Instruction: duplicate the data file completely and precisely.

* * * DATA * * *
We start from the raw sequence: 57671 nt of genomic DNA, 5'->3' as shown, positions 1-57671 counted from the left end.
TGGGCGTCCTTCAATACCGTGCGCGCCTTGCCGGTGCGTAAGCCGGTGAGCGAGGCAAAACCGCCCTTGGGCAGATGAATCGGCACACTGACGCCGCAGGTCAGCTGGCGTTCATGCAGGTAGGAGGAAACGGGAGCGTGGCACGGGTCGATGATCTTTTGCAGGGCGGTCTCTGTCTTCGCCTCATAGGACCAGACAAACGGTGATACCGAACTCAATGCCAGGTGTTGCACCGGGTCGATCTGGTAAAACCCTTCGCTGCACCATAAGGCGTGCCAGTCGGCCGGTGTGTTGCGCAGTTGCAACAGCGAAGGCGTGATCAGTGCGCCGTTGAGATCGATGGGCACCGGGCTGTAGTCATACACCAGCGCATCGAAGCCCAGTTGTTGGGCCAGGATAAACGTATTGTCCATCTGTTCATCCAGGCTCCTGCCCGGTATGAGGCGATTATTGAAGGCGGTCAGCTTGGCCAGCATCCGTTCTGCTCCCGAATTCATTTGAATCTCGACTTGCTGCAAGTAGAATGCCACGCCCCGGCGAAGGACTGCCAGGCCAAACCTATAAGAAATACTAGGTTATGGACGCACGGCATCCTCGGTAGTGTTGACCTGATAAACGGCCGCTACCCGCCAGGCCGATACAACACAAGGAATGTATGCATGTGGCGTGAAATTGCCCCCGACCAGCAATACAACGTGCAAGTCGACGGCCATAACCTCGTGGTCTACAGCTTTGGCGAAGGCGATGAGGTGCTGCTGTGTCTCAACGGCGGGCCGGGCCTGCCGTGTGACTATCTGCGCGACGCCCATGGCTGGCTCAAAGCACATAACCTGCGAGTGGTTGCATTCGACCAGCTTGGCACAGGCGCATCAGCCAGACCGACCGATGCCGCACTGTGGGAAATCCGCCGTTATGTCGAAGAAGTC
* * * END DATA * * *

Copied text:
We start from the raw sequence: 57671 nt of genomic DNA, 5'->3' as shown, positions 1-57671 counted from the left end.
TGGGCGTCCTTCAATACCGTGCGCGCCTTGCCGGTGCGTAAGCCGGTGAGCGAGGCAAAACCGCCCTTGGGCAGATGAATCGGCACACTGACGCCGCAGGTCAGCTGGCGTTCATGCAGGTAGGAGGAAACGGGAGCGTGGCACGGGTCGATGATCTTTTGCAGGGCGGTCTCTGTCTTCGCCTCATAGGACCAGACAAACGGTGATACCGAACTCAATGCCAGGTGTTGCACCGGGTCGATCTGGTAAAACCCTTCGCTGCACCATAAGGCGTGCCAGTCGGCCGGTGTGTTGCGCAGTTGCAACAGCGAAGGCGTGATCAGTGCGCCGTTGAGATCGATGGGCACCGGGCTGTAGTCATACACCAGCGCATCGAAGCCCAGTTGTTGGGCCAGGATAAACGTATTGTCCATCTGTTCATCCAGGCTCCTGCCCGGTATGAGGCGATTATTGAAGGCGGTCAGCTTGGCCAGCATCCGTTCTGCTCCCGAATTCATTTGAATCTCGACTTGCTGCAAGTAGAATGCCACGCCCCGGCGAAGGACTGCCAGGCCAAACCTATAAGAAATACTAGGTTATGGACGCACGGCATCCTCGGTAGTGTTGACCTGATAAACGGCCGCTACCCGCCAGGCCGATACAACACAAGGAATGTATGCATGTGGCGTGAAATTGCCCCCGACCAGCAATACAACGTGCAAGTCGACGGCCATAACCTCGTGGTCTACAGCTTTGGCGAAGGCGATGAGGTGCTGCTGTGTCTCAACGGCGGGCCGGGCCTGCCGTGTGACTATCTGCGCGACGCCCATGGCTGGCTCAAAGCACATAACCTGCGAGTGGTTGCATTCGACCAGCTTGGCACAGGCGCATCAGCCAGACCGACCGATGCCGCACTGTGGGAAATCCGCCGTTATGTCGAAGAAGTC